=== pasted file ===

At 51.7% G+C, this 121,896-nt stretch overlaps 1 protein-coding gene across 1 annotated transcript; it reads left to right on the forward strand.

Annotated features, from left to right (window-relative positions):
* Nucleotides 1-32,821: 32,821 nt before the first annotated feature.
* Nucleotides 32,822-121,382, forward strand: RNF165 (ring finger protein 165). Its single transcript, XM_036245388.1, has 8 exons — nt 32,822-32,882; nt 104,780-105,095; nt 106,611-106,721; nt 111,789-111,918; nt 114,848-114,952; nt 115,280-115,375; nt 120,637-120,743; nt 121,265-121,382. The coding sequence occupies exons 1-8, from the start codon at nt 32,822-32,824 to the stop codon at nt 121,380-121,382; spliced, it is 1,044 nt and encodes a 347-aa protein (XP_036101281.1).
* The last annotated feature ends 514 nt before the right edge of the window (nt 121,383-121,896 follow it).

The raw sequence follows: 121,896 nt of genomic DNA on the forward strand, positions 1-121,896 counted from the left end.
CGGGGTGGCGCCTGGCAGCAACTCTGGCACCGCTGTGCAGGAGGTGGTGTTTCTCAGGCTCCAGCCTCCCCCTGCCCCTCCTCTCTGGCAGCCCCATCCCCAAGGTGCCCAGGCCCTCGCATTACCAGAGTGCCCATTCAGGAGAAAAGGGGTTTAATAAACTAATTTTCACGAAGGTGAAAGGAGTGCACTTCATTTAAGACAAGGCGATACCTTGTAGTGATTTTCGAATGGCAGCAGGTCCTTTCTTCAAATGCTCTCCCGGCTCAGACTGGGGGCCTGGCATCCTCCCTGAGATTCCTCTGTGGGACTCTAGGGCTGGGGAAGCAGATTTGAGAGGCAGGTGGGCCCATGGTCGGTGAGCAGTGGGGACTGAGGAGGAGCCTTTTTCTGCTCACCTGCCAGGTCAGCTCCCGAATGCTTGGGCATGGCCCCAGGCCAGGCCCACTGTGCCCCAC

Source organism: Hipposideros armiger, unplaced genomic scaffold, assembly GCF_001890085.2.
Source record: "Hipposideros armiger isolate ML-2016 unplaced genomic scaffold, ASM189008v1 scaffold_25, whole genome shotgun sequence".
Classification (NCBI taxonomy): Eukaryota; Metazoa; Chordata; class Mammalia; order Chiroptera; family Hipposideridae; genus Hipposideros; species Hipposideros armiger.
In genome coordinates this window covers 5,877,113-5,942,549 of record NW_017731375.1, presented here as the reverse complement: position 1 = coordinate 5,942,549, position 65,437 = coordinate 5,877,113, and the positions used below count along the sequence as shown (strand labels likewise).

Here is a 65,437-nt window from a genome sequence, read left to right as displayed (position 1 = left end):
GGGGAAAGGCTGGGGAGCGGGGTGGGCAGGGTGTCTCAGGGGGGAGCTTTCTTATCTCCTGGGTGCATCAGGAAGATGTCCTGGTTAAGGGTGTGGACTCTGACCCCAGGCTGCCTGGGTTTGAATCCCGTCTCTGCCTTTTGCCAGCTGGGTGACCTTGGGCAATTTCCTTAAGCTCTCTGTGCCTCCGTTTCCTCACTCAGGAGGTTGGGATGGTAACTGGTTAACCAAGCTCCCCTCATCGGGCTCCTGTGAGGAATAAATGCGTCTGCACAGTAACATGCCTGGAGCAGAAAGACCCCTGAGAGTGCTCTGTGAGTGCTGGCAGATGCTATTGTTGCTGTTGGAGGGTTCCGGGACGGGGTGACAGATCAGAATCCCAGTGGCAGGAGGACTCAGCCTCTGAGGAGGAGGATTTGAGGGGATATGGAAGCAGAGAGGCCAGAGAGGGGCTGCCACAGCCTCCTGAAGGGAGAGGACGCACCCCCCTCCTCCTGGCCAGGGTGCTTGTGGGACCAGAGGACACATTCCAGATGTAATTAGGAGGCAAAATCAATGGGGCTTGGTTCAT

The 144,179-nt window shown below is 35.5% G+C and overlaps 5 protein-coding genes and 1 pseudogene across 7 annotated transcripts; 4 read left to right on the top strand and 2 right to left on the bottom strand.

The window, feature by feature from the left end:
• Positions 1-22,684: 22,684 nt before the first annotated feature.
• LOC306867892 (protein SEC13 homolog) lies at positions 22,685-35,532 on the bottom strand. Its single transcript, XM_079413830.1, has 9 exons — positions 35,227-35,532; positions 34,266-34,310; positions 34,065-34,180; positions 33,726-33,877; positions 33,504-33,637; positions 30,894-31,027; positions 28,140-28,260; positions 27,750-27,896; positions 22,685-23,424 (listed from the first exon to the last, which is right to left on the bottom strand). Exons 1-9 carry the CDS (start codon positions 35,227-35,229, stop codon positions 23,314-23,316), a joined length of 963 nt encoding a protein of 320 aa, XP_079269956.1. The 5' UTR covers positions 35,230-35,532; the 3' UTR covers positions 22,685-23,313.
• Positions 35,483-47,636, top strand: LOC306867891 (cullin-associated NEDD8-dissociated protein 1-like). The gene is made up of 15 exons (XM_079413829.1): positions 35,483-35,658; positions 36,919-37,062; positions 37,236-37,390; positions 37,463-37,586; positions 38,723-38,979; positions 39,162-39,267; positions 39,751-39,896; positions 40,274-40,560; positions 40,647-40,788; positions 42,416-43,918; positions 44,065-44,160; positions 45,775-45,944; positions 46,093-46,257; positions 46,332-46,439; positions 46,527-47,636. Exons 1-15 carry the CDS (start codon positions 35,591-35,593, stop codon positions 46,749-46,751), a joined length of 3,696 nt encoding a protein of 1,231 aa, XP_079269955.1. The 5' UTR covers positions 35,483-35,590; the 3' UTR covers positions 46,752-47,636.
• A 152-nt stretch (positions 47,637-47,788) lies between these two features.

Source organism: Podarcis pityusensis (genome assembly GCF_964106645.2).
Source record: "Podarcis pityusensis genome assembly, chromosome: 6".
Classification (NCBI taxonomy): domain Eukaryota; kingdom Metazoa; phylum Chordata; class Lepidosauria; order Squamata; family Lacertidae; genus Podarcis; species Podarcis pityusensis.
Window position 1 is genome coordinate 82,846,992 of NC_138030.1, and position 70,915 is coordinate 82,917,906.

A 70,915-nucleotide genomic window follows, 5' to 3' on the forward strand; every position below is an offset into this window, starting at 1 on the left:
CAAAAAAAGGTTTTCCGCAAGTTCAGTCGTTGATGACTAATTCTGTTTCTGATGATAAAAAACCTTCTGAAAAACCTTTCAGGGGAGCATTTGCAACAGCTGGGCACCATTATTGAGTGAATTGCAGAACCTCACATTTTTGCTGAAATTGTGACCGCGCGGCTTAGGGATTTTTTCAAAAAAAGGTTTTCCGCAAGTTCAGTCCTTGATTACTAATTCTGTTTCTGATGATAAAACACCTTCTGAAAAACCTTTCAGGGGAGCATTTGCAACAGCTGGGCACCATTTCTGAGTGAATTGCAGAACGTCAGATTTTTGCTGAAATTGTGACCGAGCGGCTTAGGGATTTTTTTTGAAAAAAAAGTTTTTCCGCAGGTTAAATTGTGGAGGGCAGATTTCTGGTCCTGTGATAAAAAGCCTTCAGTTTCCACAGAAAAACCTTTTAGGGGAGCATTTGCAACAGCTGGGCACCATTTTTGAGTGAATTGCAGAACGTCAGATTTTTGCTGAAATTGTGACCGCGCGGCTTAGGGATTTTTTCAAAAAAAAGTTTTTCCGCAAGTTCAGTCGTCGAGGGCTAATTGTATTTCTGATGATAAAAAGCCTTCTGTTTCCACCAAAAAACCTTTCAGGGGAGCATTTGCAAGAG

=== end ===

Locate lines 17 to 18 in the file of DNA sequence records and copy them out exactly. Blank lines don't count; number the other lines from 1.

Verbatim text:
• LOC306867892 (protein SEC13 homolog) lies at positions 22,685-35,532 on the bottom strand. Its single transcript, XM_079413830.1, has 9 exons — positions 35,227-35,532; positions 34,266-34,310; positions 34,065-34,180; positions 33,726-33,877; positions 33,504-33,637; positions 30,894-31,027; positions 28,140-28,260; positions 27,750-27,896; positions 22,685-23,424 (listed from the first exon to the last, which is right to left on the bottom strand). Exons 1-9 carry the CDS (start codon positions 35,227-35,229, stop codon positions 23,314-23,316), a joined length of 963 nt encoding a protein of 320 aa, XP_079269956.1. The 5' UTR covers positions 35,230-35,532; the 3' UTR covers positions 22,685-23,313.
• Positions 35,483-47,636, top strand: LOC306867891 (cullin-associated NEDD8-dissociated protein 1-like). The gene is made up of 15 exons (XM_079413829.1): positions 35,483-35,658; positions 36,919-37,062; positions 37,236-37,390; positions 37,463-37,586; positions 38,723-38,979; positions 39,162-39,267; positions 39,751-39,896; positions 40,274-40,560; positions 40,647-40,788; positions 42,416-43,918; positions 44,065-44,160; positions 45,775-45,944; positions 46,093-46,257; positions 46,332-46,439; positions 46,527-47,636. Exons 1-15 carry the CDS (start codon positions 35,591-35,593, stop codon positions 46,749-46,751), a joined length of 3,696 nt encoding a protein of 1,231 aa, XP_079269955.1. The 5' UTR covers positions 35,483-35,590; the 3' UTR covers positions 46,752-47,636.